In recent decades, progressives have turned to the courts to accomplish what ought to be done in the political arena. No less is that true than when it comes to religiously expressive symbols that appear in public. The U.S. Supreme Court's decision in The American Legion v. AHA may be redirecting activists back to where the debate should take place.
Justice Samuel Alito, authoring the Supreme Court's majority opinion in the recent case, explained that "established, religiously expressive monuments, symbols, and practices" are now afforded "a strong presumption of constitutionality." That is good news to the citizens of Lehigh County, Pennsylvania.
A few years ago, someone complained about the county's official seal. When political means of having the seal altered failed, a group of secular activists sued. The county's seal, originally adopted the seal in 1944, displays the words "LEHIGH COUNTY" scrolled on a yellow ribbon with images of industrial buildings, imagery suggesting agriculture (including a cow), and topped with flags, bunting, and a red heart. And, most offensive to the activists: a large cross.
The contention of these strict church-state separationists was that the symbol — when displayed on public buildings, the side of county vehicles, and atop municipal stationary — establishes the Christian religion in violation of the Establishment Clause of the First Amendment to the U.S. Constitution.
Mercifully, the U.S. Court of Appeals for the Third Circuit disagreed. Third Circuit Judge Thomas Hardiman, writing for Judges Cheryl Ann Krause and Stephanos Bibas, looked to the decision in The American Legion, borrowed the words of Justice Alito, and declared the seal to bear "a strong presumption of constitutionality."
As Judge Hardiman made clear, that presumption of constitutionality flips the script. Whereas activists once rebuffed by the political process might depend upon a court-created "reasonable observer" to remove a religiously expressive symbol from public property based on little more than offense, under the newly announced standard they must now "demonstrate discriminatory intent in the decision to maintain a design or disrespect based on religion in the challenged design itself."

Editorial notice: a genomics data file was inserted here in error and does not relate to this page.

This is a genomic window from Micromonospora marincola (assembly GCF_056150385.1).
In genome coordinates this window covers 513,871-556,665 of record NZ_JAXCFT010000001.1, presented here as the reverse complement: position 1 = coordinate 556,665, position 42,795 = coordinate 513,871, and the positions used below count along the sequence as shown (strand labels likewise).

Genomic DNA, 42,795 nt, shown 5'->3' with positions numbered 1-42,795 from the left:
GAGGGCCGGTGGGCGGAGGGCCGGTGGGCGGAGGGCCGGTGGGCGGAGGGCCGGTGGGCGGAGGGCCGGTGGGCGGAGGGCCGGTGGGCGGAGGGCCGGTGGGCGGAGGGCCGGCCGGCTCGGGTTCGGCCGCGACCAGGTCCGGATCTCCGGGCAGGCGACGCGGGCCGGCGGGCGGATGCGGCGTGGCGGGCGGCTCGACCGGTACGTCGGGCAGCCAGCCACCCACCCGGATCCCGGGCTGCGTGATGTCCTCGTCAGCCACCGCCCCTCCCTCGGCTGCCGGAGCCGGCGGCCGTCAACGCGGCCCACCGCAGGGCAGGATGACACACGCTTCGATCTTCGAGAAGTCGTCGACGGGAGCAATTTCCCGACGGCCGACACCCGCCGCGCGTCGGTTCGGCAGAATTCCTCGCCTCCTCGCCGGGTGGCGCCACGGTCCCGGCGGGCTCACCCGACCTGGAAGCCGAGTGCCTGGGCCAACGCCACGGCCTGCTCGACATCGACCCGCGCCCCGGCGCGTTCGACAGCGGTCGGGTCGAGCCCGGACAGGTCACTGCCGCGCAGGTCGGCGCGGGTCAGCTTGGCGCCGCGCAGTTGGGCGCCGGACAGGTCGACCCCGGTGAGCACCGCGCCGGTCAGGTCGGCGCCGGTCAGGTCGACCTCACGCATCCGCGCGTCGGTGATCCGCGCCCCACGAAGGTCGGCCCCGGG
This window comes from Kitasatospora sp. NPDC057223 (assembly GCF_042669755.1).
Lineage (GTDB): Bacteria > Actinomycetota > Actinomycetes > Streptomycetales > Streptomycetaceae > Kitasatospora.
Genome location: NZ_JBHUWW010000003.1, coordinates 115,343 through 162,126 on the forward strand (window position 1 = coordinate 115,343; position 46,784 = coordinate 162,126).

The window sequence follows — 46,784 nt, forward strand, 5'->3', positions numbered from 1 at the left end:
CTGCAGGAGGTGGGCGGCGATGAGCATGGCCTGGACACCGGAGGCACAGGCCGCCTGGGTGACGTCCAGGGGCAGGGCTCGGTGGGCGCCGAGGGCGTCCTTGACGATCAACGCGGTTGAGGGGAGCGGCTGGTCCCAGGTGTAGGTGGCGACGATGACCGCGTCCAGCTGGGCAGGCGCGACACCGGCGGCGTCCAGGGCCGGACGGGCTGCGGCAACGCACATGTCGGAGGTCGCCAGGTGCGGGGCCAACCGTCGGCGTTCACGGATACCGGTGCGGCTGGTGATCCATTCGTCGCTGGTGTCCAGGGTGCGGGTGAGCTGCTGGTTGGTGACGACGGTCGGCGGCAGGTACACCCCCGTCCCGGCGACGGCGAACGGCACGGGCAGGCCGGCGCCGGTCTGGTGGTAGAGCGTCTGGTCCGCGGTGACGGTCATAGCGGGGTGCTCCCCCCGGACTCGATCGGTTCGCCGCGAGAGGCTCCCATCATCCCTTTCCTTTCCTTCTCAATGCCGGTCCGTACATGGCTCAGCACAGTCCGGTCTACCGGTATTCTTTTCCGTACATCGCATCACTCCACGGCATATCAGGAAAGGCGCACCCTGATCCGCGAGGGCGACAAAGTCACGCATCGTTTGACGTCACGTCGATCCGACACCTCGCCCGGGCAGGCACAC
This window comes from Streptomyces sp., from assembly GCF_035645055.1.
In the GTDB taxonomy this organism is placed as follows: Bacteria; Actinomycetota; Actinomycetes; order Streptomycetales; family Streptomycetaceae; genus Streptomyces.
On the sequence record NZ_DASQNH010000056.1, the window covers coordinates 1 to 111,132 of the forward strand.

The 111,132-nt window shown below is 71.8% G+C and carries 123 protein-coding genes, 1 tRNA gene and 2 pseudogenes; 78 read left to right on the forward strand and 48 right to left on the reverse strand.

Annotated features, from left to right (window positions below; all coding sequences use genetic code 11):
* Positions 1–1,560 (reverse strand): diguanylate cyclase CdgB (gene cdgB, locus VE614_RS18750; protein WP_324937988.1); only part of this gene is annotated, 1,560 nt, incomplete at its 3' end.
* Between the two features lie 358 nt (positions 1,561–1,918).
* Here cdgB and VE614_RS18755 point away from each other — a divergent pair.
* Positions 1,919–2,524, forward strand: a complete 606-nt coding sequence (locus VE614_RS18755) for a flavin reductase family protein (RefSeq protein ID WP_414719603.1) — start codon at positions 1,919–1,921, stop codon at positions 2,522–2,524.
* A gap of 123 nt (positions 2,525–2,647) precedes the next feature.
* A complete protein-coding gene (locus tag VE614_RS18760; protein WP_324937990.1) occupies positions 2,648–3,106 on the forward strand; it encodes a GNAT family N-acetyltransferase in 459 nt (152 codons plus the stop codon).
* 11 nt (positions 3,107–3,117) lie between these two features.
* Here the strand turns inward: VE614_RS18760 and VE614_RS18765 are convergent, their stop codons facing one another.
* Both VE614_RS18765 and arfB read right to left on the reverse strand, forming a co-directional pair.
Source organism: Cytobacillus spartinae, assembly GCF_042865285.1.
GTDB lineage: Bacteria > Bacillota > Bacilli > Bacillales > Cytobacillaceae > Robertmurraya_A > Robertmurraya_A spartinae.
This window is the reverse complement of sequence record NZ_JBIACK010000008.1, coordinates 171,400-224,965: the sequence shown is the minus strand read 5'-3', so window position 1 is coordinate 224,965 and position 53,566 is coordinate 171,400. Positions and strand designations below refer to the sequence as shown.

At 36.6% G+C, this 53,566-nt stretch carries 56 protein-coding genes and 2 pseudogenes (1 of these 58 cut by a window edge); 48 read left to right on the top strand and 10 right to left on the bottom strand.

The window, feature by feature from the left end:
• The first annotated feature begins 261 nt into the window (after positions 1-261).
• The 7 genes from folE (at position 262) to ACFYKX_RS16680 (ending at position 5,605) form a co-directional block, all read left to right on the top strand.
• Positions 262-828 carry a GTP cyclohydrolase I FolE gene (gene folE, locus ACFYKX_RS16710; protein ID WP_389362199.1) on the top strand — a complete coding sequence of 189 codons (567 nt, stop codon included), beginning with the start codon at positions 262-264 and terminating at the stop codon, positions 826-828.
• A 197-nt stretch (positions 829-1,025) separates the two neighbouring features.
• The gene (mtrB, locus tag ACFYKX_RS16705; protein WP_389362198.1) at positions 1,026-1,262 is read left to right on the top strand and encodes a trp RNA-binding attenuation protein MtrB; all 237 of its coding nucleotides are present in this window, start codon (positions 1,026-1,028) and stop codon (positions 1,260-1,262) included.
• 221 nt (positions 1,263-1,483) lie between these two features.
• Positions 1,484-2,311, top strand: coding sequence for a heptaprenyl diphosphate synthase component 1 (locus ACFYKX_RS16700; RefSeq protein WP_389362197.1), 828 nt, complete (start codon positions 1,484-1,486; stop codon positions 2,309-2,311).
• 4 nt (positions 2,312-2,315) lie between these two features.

That far more exacting standard restrains judicial overreach as much as it preserves the intent of the First Amendment's Establishment Clause.
Judge Hardiman's opinion also refocused an outstanding question: just how "long" must something be around in order to be "longstanding"? The answer lies not so much in the chronological age, but whether the challenged monument, symbol, or practice is within the longstanding tradition of our country.
"The Lehigh County seal fits comfortably within a long tradition of State and municipal seals and flags throughout our Republic that include religious symbols or mottos," Judge Hardiman explained, "which further confirms its constitutionality."
That seems to be precisely the point Justice Neil Gorsuch had in mind when writing in his concurring opinion to The American Legion that "what matters when it comes to assessing a monument, symbol, or practice isn't its age but its compliance with ageless principles."
Such principles, he suggests, are timeless: "The Constitution's meaning is fixed, not some good-for-this-day-only coupon, and a practice consistent with our nation's traditions is just as permissible whether undertaken today or 94 years ago."
Among those timeless principles is that the Constitution restrains government — including judges and justices — from overruling community sentiments by ordering the destruction of religious symbols in public.
Consider what might be the proposed resolution to Lehigh County's seal. Must a court order a community of self-governed Americans to cover part of their seal with a "censored" sticker? Must they morph the design into something more acceptable to the activists?
Any of those solutions, carried out by the hand of government would, according to Justice Samuel Alito, exhibit "a hostility toward religion that has no place in our Establishment Clause traditions." Judge Hardiman agreed: "we too decline to invite such dissension."
Displaying a cross on a county's seal is Constitutional and "fits comfortably within a long tradition" of a local community mixing religious and secular symbols in public. Should tomorrow, next year, or a hundred years from now the good citizens of Lehigh County wish to update their seal, the "community can retain or remove it in keeping with the First Amendment," wrote Judge Hardiman.
That's how our democratic process works. And that's what The American Legion decision protects. Rather than allow judges to force the removal, destruction, or censoring of religiously expressive monuments, symbols, or practices, The American Legion line of cases safeguards the history of our country, the text of our Constitution, and the simplicity of a self-governed local community.
Jeremy Dys (@JeremyDys) is Deputy General Counsel for First Liberty Institute, a non-profit law firm dedicated to defending religious freedom for all Americans. Read more at FirstLiberty.org.